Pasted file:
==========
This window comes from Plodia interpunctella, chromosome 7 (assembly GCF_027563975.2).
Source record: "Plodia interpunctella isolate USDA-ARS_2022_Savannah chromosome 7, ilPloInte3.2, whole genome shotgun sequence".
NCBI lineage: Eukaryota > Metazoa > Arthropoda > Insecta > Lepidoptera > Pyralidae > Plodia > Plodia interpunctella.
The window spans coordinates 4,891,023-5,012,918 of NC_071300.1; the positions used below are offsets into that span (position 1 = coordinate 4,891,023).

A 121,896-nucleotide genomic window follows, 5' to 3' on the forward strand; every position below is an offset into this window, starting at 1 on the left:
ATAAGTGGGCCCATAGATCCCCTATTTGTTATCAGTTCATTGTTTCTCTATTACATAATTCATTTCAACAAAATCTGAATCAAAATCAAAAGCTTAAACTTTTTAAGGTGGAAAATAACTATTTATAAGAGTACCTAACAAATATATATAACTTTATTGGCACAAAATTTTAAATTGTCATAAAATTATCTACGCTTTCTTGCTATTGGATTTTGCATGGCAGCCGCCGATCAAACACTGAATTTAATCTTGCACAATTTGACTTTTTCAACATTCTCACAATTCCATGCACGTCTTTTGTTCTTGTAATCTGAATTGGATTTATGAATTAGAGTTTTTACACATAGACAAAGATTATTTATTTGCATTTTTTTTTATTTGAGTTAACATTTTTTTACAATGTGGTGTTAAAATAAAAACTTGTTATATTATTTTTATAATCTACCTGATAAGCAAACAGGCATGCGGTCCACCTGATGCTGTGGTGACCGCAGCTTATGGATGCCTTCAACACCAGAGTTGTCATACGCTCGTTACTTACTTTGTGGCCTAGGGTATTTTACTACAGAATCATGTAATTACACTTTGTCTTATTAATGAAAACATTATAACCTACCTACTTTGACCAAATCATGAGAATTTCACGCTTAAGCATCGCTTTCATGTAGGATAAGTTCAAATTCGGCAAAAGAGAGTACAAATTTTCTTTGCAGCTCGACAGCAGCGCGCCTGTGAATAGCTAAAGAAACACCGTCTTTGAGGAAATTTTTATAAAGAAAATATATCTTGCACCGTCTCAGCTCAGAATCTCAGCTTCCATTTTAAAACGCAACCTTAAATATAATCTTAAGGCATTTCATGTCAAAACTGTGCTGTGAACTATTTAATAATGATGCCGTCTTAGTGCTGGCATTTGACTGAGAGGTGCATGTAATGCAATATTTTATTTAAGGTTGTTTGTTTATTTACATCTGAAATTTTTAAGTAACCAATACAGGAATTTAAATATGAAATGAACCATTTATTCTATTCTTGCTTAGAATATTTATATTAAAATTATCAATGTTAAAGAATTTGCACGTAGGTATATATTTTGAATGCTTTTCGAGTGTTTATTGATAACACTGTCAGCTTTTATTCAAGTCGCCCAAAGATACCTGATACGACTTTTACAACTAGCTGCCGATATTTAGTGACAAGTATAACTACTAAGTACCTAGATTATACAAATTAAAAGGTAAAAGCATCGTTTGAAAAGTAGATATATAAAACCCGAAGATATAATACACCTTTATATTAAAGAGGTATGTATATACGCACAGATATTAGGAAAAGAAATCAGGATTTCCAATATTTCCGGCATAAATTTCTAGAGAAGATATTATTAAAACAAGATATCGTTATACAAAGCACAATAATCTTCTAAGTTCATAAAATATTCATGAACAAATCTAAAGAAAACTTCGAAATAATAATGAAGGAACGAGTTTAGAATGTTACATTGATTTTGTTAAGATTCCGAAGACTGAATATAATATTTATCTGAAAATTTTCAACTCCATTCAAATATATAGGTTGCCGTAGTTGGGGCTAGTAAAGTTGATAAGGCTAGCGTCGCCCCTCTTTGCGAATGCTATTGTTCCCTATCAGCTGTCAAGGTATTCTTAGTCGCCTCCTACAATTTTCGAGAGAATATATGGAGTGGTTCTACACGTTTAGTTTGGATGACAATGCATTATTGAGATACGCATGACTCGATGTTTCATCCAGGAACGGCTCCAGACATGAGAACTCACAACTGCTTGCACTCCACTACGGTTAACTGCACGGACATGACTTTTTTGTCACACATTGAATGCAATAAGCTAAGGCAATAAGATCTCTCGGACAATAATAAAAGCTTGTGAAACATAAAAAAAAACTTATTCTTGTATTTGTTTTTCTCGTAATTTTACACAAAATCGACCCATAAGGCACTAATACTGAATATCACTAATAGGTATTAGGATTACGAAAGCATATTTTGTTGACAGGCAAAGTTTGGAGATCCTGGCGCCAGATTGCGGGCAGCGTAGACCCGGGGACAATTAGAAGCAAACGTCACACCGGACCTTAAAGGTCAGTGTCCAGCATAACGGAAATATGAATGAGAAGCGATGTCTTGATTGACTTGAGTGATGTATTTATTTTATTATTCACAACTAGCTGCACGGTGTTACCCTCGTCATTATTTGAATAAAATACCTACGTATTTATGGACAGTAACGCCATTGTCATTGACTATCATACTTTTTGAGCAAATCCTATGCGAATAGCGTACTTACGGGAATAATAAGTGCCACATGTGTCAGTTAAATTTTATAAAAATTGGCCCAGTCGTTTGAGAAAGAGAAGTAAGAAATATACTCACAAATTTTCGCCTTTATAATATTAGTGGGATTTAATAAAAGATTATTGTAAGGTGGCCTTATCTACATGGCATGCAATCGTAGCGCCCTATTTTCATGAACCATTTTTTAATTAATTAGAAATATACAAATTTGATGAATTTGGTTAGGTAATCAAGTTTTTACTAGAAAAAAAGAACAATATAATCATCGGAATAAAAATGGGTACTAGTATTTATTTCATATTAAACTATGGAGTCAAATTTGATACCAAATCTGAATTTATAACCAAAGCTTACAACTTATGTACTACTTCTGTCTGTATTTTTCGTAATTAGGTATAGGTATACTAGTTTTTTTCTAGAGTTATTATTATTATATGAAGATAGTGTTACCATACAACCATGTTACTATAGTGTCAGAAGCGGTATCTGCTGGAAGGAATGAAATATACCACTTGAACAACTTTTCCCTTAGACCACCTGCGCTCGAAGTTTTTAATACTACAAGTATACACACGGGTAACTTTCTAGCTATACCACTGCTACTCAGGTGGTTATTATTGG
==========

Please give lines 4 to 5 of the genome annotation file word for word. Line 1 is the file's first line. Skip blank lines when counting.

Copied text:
The window spans coordinates 4,891,023-5,012,918 of NC_071300.1; the positions used below are offsets into that span (position 1 = coordinate 4,891,023).

A 121,896-nucleotide genomic window follows, 5' to 3' on the forward strand; every position below is an offset into this window, starting at 1 on the left: